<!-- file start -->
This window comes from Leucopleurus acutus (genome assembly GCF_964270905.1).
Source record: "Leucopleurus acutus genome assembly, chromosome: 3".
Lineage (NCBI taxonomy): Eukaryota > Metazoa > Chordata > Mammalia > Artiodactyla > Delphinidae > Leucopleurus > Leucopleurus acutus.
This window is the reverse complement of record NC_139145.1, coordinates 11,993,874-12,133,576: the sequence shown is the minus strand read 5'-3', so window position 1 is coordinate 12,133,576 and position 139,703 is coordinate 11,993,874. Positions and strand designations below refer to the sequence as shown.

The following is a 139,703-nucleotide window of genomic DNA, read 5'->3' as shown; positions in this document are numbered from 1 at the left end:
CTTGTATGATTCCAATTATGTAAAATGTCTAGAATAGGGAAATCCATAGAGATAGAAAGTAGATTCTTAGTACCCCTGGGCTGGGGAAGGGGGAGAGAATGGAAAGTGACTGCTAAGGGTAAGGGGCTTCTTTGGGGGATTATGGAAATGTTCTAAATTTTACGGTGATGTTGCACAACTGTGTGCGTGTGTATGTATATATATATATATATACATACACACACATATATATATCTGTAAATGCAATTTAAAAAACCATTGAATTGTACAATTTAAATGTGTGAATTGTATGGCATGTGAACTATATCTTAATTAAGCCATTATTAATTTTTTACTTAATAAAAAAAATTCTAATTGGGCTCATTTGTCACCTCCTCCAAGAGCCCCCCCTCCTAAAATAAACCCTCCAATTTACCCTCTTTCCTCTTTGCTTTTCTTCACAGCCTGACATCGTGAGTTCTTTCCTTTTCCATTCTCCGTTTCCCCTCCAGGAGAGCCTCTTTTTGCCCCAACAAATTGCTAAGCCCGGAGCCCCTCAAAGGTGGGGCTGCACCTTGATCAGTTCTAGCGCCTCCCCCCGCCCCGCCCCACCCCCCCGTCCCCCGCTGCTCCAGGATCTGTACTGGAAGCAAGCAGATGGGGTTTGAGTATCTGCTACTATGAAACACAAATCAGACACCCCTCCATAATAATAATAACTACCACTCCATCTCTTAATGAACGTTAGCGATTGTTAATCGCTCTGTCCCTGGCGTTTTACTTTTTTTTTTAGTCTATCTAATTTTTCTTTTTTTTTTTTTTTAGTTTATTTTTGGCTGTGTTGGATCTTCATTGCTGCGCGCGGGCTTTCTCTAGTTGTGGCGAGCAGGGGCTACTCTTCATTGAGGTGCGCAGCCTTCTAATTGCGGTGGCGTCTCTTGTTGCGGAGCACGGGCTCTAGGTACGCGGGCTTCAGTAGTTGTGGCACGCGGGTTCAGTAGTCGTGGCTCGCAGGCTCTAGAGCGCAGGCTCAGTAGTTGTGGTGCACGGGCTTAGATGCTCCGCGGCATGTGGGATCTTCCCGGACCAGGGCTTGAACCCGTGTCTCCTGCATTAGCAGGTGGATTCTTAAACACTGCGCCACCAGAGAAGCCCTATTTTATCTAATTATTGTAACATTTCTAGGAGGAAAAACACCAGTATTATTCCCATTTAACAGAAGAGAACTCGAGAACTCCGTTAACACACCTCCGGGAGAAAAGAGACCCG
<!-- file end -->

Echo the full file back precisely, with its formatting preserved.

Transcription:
This window comes from Leucopleurus acutus (genome assembly GCF_964270905.1).
Source record: "Leucopleurus acutus genome assembly, chromosome: 3".
Lineage (NCBI taxonomy): Eukaryota > Metazoa > Chordata > Mammalia > Artiodactyla > Delphinidae > Leucopleurus > Leucopleurus acutus.
This window is the reverse complement of record NC_139145.1, coordinates 11,993,874-12,133,576: the sequence shown is the minus strand read 5'-3', so window position 1 is coordinate 12,133,576 and position 139,703 is coordinate 11,993,874. Positions and strand designations below refer to the sequence as shown.

The following is a 139,703-nucleotide window of genomic DNA, read 5'->3' as shown; positions in this document are numbered from 1 at the left end:
CTTGTATGATTCCAATTATGTAAAATGTCTAGAATAGGGAAATCCATAGAGATAGAAAGTAGATTCTTAGTACCCCTGGGCTGGGGAAGGGGGAGAGAATGGAAAGTGACTGCTAAGGGTAAGGGGCTTCTTTGGGGGATTATGGAAATGTTCTAAATTTTACGGTGATGTTGCACAACTGTGTGCGTGTGTATGTATATATATATATATATACATACACACACATATATATATCTGTAAATGCAATTTAAAAAACCATTGAATTGTACAATTTAAATGTGTGAATTGTATGGCATGTGAACTATATCTTAATTAAGCCATTATTAATTTTTTACTTAATAAAAAAAATTCTAATTGGGCTCATTTGTCACCTCCTCCAAGAGCCCCCCCTCCTAAAATAAACCCTCCAATTTACCCTCTTTCCTCTTTGCTTTTCTTCACAGCCTGACATCGTGAGTTCTTTCCTTTTCCATTCTCCGTTTCCCCTCCAGGAGAGCCTCTTTTTGCCCCAACAAATTGCTAAGCCCGGAGCCCCTCAAAGGTGGGGCTGCACCTTGATCAGTTCTAGCGCCTCCCCCCGCCCCGCCCCACCCCCCCGTCCCCCGCTGCTCCAGGATCTGTACTGGAAGCAAGCAGATGGGGTTTGAGTATCTGCTACTATGAAACACAAATCAGACACCCCTCCATAATAATAATAACTACCACTCCATCTCTTAATGAACGTTAGCGATTGTTAATCGCTCTGTCCCTGGCGTTTTACTTTTTTTTTTAGTCTATCTAATTTTTCTTTTTTTTTTTTTTTAGTTTATTTTTGGCTGTGTTGGATCTTCATTGCTGCGCGCGGGCTTTCTCTAGTTGTGGCGAGCAGGGGCTACTCTTCATTGAGGTGCGCAGCCTTCTAATTGCGGTGGCGTCTCTTGTTGCGGAGCACGGGCTCTAGGTACGCGGGCTTCAGTAGTTGTGGCACGCGGGTTCAGTAGTCGTGGCTCGCAGGCTCTAGAGCGCAGGCTCAGTAGTTGTGGTGCACGGGCTTAGATGCTCCGCGGCATGTGGGATCTTCCCGGACCAGGGCTTGAACCCGTGTCTCCTGCATTAGCAGGTGGATTCTTAAACACTGCGCCACCAGAGAAGCCCTATTTTATCTAATTATTGTAACATTTCTAGGAGGAAAAACACCAGTATTATTCCCATTTAACAGAAGAGAACTCGAGAACTCCGTTAACACACCTCCGGGAGAAAAGAGACCCG